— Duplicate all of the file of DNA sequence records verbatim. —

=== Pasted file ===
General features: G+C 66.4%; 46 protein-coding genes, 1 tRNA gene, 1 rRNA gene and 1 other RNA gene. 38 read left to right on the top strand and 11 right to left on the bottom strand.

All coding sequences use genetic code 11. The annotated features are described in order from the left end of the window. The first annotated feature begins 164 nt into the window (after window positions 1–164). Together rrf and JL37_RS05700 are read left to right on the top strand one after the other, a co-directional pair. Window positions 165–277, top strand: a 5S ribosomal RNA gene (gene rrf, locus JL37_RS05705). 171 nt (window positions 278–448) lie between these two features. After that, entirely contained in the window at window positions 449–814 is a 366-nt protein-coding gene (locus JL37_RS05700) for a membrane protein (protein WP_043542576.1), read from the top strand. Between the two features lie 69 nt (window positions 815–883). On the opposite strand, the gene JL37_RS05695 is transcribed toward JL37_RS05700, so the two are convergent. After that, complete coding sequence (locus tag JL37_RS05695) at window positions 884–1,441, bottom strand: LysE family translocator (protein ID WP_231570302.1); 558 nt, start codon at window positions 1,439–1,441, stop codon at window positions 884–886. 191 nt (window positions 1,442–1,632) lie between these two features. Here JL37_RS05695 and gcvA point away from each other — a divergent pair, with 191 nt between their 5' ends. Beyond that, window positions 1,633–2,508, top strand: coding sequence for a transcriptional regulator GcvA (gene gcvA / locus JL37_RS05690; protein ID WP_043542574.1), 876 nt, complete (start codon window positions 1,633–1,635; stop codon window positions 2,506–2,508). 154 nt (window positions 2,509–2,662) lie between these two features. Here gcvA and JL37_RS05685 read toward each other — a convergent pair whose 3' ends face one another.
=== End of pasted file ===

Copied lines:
General features: G+C 66.4%; 46 protein-coding genes, 1 tRNA gene, 1 rRNA gene and 1 other RNA gene. 38 read left to right on the top strand and 11 right to left on the bottom strand.

All coding sequences use genetic code 11. The annotated features are described in order from the left end of the window. The first annotated feature begins 164 nt into the window (after window positions 1–164). Together rrf and JL37_RS05700 are read left to right on the top strand one after the other, a co-directional pair. Window positions 165–277, top strand: a 5S ribosomal RNA gene (gene rrf, locus JL37_RS05705). 171 nt (window positions 278–448) lie between these two features. After that, entirely contained in the window at window positions 449–814 is a 366-nt protein-coding gene (locus JL37_RS05700) for a membrane protein (protein WP_043542576.1), read from the top strand. Between the two features lie 69 nt (window positions 815–883). On the opposite strand, the gene JL37_RS05695 is transcribed toward JL37_RS05700, so the two are convergent. After that, complete coding sequence (locus tag JL37_RS05695) at window positions 884–1,441, bottom strand: LysE family translocator (protein ID WP_231570302.1); 558 nt, start codon at window positions 1,439–1,441, stop codon at window positions 884–886. 191 nt (window positions 1,442–1,632) lie between these two features. Here JL37_RS05695 and gcvA point away from each other — a divergent pair, with 191 nt between their 5' ends. Beyond that, window positions 1,633–2,508, top strand: coding sequence for a transcriptional regulator GcvA (gene gcvA / locus JL37_RS05690; protein ID WP_043542574.1), 876 nt, complete (start codon window positions 1,633–1,635; stop codon window positions 2,506–2,508). 154 nt (window positions 2,509–2,662) lie between these two features. Here gcvA and JL37_RS05685 read toward each other — a convergent pair whose 3' ends face one another.